1. We found marijuana in our 16yo son’s bedroom (this is the 2nd time) – and we’ve grounded him and taken away all his privileges. However, while I don’t want him to feel left out of holiday activities, at the same time I’m so mad at him I can hardly talk to him. How can I manage this better?
Your son’s having brought Marijuana into your house and kept it there a second time after being caught previously is a very strong statement about the intensity of his relationship with that drug and the attendant loss of respect for family values and boundaries that attends drug problems. Some parents feel that Marijuana use is “just part of adolescence,” while others find it a wakeup call that your son needs help/guidance to deal with life without the use of an hallucinogen. Grounding and loss of privileges is appropriate, however, it is not in and of itself a solution to the problem.
It is definitely time to seek help for his problem (continued use despite negative consequences is a clear indicator that he has a drug problem). We urge you to seek an assessment at a chemical dependency program specializing in adolescents as quickly as possible. Make sure that the program has a strong family component. You’re right on target to be considering your anger. Although completely understandable, your anger will not help your son recover from a drug problem. A good family program can help teach you how to support recovery and hold boundaries against drug use effectively. We would not banish your son from family holiday activities, but holiday activities with friends are not necessary given the poor decision making process he has exhibited.
Whatever you do, don’t ignore the issue, or feel you can contain it by a ‘”slap on the hand.” This approach rarely properly addresses the issue. Even if you are a parent who believes Marijuana is harmless, remember this is a child who doesn’t have the maturity to understand the concept of moderation or ‘responsible’ use of anything.
2. We found out that our 15yo daughter’s best friend is posting provocative pictures of herself on Facebook. Our daughter says she hasn’t done this and we’ve checked her page and found nothing. Should we tell her friends parents or mind our own business? We’ve known this girl for several years and are concerned about her reputation as well as her influence on our daughter, (who is freaking out at the thought that we will contact her friend’s parents).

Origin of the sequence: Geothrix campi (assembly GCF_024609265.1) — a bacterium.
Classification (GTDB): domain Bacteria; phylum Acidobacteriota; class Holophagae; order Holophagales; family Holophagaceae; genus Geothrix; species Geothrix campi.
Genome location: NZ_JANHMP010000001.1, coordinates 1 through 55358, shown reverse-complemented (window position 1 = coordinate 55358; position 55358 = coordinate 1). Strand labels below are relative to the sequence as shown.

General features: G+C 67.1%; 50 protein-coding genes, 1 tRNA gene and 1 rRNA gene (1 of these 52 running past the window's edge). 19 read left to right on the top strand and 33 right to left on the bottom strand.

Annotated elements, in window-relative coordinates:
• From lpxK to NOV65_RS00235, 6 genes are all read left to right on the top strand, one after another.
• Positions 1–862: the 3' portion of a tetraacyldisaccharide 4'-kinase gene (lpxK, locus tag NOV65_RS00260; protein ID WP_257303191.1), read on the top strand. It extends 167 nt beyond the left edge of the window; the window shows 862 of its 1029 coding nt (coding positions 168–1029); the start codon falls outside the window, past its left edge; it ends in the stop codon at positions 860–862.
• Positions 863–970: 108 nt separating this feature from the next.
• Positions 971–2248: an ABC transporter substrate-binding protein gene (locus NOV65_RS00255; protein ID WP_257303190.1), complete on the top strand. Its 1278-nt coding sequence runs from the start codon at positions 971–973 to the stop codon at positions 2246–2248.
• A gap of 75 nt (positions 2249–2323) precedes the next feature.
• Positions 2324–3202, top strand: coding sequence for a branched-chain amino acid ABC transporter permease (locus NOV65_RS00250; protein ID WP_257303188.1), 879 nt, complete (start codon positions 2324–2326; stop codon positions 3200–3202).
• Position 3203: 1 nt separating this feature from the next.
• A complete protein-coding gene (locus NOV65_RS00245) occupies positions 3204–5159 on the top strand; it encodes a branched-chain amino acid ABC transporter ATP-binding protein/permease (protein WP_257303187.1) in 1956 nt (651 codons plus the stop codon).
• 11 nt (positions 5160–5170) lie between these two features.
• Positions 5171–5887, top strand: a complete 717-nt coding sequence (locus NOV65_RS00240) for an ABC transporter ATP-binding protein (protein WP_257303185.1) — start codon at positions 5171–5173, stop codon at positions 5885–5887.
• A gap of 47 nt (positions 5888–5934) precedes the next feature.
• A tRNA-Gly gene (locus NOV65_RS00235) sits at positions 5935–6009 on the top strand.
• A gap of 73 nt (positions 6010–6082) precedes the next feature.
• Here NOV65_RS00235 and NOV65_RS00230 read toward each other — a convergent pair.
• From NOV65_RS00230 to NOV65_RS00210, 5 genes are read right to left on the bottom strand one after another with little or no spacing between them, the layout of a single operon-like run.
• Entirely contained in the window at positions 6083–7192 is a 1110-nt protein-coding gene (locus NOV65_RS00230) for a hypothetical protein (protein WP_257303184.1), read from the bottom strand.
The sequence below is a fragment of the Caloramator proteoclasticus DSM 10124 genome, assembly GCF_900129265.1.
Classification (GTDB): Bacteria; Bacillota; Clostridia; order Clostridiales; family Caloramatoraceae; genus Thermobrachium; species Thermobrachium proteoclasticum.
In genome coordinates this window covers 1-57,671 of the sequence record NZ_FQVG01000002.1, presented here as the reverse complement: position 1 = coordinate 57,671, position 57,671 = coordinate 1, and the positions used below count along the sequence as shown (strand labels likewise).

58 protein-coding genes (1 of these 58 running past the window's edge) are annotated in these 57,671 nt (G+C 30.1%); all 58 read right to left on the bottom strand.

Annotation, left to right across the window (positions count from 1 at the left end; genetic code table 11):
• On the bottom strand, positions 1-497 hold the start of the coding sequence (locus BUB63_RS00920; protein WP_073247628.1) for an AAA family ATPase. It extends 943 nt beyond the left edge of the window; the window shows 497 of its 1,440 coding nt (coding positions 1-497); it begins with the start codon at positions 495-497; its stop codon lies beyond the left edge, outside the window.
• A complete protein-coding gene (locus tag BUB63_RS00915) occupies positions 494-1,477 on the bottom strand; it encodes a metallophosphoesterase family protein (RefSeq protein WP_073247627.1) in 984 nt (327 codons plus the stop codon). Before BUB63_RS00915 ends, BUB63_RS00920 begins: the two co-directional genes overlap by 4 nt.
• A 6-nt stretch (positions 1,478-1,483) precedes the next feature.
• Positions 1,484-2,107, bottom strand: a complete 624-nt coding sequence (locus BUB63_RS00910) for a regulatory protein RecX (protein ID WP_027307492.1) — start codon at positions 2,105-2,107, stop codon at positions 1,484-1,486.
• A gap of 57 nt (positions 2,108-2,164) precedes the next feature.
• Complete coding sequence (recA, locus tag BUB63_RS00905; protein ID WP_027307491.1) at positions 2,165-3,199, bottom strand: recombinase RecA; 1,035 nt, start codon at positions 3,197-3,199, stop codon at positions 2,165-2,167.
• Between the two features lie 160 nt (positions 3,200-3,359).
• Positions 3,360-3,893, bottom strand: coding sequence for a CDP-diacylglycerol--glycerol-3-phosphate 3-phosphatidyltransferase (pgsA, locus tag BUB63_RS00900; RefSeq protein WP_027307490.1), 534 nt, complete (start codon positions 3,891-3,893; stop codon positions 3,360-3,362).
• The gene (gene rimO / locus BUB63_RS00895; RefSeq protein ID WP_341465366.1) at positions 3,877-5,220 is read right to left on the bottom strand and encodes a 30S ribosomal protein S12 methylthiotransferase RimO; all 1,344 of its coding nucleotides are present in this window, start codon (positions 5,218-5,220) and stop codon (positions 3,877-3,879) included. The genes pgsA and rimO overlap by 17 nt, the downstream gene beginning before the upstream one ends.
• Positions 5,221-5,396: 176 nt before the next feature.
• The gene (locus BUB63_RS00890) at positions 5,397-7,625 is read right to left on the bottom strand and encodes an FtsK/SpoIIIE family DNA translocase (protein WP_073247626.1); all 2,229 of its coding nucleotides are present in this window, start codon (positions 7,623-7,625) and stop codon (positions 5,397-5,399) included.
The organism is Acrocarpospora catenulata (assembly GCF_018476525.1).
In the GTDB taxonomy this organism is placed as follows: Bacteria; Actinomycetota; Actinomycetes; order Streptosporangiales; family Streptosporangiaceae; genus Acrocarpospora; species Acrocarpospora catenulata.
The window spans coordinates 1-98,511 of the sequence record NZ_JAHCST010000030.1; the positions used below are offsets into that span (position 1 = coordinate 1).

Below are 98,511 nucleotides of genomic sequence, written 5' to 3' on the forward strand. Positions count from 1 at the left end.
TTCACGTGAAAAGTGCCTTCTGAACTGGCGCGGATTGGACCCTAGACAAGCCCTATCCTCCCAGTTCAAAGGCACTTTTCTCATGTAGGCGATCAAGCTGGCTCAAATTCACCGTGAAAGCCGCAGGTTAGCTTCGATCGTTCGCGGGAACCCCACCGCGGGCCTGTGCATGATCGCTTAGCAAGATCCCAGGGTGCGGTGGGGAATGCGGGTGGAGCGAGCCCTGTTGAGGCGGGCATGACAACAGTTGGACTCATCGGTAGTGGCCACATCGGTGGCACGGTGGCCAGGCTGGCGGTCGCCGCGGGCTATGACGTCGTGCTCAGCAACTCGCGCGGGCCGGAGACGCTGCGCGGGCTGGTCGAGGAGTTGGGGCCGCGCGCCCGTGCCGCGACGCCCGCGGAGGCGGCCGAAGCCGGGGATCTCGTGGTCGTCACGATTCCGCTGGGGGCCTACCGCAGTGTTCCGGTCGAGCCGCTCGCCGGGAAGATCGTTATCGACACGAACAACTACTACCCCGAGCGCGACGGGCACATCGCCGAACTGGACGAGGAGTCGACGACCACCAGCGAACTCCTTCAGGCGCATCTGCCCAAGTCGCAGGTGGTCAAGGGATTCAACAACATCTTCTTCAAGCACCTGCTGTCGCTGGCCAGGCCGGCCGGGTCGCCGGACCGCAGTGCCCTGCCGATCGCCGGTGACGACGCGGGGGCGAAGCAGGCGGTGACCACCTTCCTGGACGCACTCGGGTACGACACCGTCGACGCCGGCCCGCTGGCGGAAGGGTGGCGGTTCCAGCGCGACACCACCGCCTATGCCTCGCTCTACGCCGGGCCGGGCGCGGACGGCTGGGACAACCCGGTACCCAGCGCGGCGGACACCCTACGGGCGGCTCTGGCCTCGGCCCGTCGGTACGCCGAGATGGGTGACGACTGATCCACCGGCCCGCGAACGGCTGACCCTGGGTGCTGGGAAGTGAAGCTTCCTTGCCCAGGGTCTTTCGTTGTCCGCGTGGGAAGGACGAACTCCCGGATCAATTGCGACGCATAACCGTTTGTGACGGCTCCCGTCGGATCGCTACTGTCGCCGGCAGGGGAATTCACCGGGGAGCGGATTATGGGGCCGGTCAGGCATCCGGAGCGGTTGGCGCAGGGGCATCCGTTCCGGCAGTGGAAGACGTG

As parents we have a responsibility to protect our own children. But what about other people’s children? While it is totally your option of whether to tell the other parents or not, we suggest you use the guideline of the reverse. If another parent comes to know about something that might be a danger to your daughter (provocative pictures on the Internet, drug and alcohol use, riding bikes in traffic without helmets, etc) would you want to be informed? If the answer is yes, then it makes sense that you help out another parent and provide them with the information you have. Do not add any judgment or criticism, not even your opinion, just the facts as you know them. Then leave it up to the other parent to follow through. Their reaction or how they handle it may vary widely and unpredictably, know that you are not in charge of that, only of giving them the information they need to have. Also, be aware that it is very common for teens to keep at least two facebook pages, one that they “friend” their parents on (so their parents will let them use facebook ) and another on which they really interact with their friends. Too many young people believe that their postings on any social media site is a private event and is restricted to only their friends. They are unable to comprehend that ‘anything and everything’ sent via any social media venue is available to the world. Because you have spent your life protecting your children (as you should) they also are not able to comprehend that human behavior can be very ugly. We know that every social media contains “predators,” but teens feel invulnerable to anyone outside their circle of friends. Checking browser history to see what facebook pages have been visited is extremely important. Indeed, your daughter will be upset if you contact her friend’s parents. However, this will send a very clear message to your daughter that there are some behaviors that are never acceptable and require intervention, which hopefully discourages her from ever considering doing the same in the future. This is a textbook example of the choice that every parent of a teen has to make over and over again: Am I my teen’s parent or friend? Those roles are mutually exclusive. Please be her parent, at 15 she desperately needs that. Being a good parent of a teen means they will often not like your decisions, love her enough to make the right one anyway.
Responses to the above parent questions have been provided by members of the South Bay Coalition whose expertise and experience lies in parenting, counseling, and/or substance abuse prevention. The South Bay Coalition is a non-profit partnership of agencies working to prevent substance abuse among our community’s youth. For local resources or more information, please visit our website www.thefutureiswatching.org or if you have questions you’d like our experts to respond to, contact: email@example.com